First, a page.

- SSN: You will need a Social Security Number (SSN) if you are getting paid in the USA. To apply for it, you need to visit an SSN office and apply for a new SSN there. You need to check the required list of documents before visiting the SSN office. Once you apply for SSN, it typically takes 2-3 weeks for the SSN to arrive. Once you get the SSN, update the SSN in your bank account and with your employer; apart from these cases, keep your SSN at a safe place and do not share with random people or shopping stores (once, I was asked to provide my SSN to register on their loyalty program and to get discount; obviously, I declined.).
- Driving license: Once you get your SSN, apply for a driving license. The rules and the process differs from state to state. In NC, you need to get a learner license first. Then you need to take a written test (taken on a computer) as well as an oral test (for traffic signs). You will get a driving manual to read the rules to prepare for the exam. After you pass the written test, you will take the driving test with a DMV personnel. Practice before taking the test even if you used to drive in India. The right-hand vs left-hand drive difference could be very significant. Also, observe other people to learn some intricacies (for example, priority rules when you are on a crossing without a signal). One issue that you may face is that you are required to bring a car for the test. If you have any friends, they may lend you (if they believe in your driving) or you can rent a car for the purpose.
Typically, the apartments do not have any furniture. You may consider buying furniture from Ikea. They have a home delivery option also on flat charges. There are some places to get used furniture; they are significantly cheaper. You may try the Facebook marketplace to find what you need.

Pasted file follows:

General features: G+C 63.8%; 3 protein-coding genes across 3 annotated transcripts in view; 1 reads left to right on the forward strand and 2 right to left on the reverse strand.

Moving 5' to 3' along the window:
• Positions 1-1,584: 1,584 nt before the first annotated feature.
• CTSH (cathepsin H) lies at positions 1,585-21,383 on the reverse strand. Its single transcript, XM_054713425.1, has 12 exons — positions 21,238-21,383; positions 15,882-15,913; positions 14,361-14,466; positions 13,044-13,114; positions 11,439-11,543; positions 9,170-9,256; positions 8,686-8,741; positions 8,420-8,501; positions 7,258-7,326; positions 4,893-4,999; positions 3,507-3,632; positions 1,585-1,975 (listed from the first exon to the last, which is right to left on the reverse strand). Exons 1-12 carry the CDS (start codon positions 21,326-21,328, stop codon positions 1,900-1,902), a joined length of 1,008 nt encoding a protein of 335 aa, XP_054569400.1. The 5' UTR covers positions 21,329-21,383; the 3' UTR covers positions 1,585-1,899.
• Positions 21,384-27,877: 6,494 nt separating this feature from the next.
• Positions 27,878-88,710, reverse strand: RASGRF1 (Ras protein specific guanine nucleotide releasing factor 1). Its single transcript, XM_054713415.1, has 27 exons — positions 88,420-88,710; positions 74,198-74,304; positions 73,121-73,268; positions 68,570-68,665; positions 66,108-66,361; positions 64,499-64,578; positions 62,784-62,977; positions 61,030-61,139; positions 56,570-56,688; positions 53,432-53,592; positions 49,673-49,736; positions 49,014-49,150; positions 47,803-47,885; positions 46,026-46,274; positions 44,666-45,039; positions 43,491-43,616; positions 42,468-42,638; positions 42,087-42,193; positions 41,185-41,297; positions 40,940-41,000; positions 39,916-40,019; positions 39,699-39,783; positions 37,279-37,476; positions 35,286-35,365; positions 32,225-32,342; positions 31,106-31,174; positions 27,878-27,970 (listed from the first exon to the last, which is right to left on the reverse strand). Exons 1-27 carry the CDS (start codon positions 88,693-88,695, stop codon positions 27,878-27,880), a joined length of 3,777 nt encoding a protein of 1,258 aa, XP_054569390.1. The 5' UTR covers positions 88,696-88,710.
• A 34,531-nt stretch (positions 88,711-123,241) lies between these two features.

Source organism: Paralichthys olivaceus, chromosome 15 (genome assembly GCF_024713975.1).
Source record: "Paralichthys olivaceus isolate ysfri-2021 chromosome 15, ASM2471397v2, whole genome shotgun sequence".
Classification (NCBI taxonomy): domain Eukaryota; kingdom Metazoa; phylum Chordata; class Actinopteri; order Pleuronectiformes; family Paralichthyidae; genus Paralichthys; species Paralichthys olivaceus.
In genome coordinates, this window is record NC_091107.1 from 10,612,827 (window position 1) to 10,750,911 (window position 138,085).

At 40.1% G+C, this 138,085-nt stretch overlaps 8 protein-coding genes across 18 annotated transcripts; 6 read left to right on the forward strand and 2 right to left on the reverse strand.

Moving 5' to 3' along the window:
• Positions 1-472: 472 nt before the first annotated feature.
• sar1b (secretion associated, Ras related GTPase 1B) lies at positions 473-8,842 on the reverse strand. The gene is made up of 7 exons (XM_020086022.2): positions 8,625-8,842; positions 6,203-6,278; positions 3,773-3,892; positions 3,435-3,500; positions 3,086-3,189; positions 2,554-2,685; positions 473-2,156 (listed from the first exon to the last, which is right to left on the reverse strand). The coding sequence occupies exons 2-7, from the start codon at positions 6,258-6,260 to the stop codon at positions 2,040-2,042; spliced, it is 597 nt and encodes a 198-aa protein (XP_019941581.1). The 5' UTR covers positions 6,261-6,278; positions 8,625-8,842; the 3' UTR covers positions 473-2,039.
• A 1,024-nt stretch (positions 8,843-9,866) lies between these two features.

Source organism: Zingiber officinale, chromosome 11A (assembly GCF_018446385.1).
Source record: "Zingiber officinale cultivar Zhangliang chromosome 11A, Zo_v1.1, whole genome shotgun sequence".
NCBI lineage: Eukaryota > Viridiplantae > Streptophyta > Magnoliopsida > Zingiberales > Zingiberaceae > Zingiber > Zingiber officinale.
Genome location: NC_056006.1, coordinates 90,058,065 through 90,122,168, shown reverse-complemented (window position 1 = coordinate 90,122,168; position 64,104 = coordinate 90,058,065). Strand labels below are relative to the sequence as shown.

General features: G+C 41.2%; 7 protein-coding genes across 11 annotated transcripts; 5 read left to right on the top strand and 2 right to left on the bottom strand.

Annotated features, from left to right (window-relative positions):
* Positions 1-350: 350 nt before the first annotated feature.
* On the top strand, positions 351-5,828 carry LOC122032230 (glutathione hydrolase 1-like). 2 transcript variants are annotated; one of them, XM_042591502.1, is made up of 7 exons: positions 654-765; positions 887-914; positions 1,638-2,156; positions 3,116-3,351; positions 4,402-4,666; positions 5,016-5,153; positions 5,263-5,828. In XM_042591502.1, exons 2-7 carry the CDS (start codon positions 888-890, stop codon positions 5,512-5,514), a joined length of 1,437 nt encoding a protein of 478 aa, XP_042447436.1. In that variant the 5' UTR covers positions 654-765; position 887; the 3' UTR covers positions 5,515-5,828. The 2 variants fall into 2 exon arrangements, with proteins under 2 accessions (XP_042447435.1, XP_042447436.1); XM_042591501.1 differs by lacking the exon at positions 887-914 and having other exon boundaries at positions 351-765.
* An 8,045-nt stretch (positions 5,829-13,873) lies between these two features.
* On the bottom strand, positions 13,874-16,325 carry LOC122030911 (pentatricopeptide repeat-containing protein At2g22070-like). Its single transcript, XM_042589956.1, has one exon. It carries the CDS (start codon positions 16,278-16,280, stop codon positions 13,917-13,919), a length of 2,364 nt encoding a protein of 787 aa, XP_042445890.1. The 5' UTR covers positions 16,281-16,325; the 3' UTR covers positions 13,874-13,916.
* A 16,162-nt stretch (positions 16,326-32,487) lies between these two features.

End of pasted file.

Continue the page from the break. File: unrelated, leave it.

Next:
If you have kids, you will need to admit them to the nearby school. Make an appointment with the school and take your child to school. After completing formalities, you may have to go to an exam center where the teachers assess the kid's learning capabilities. After this on-boarding process, the kid can start going to school.
Get a car
You are handicapped without a car in the USA. initially, you won't have a driving license and hence practically you can't buy a car. USA loan system relies on your credit history and hence if you don't have a good credit score either you won't get a loan or it would be very expensive. Initially, you can't get a loan because you don't have any credit history. If the money is not a problem for you, buy a car by paying the whole amount. You may consider places like Carmax to buy a pre-owned car.
Before you get your car, you may have to wait a couple of months at least. During this time, you may get a rental car from places like Hertz or Enterprise. These are expensive options especially when you don't have your insurance. Consider cheaper options such as Turo.
If you don't use a car much, you may survive using Uber or Lyft. For low usage, they are cheaper.
Avoid raising credit request too early
When you go to buy a car, the dealer may ask you to provide SSN to check whether you are eligible for a loan. Do not raise a credit request until you have a good credit score. If you request credit too many times in a short span, it will negatively impact your credit score.
Your credit score becomes available after six months. Till that time, you should avoid asking for credit (in the form of a credit card or loan). After you get your SSN, you may consider applying for a Discovery credit card; it might not come with a high credit line but it will help you initially with your everyday expenses. Alternatively, you can rely on your debit card. Do not ask for a credit card from your bank, they will simply deny you unless you have a good credit score (which you won't have initially). The only good option with your bank is to get a secured credit card that will give you the much-needed convenience for everyday stuff and will help you building your credit history. Needless to mention, pay all your bills on time to build a good credit history.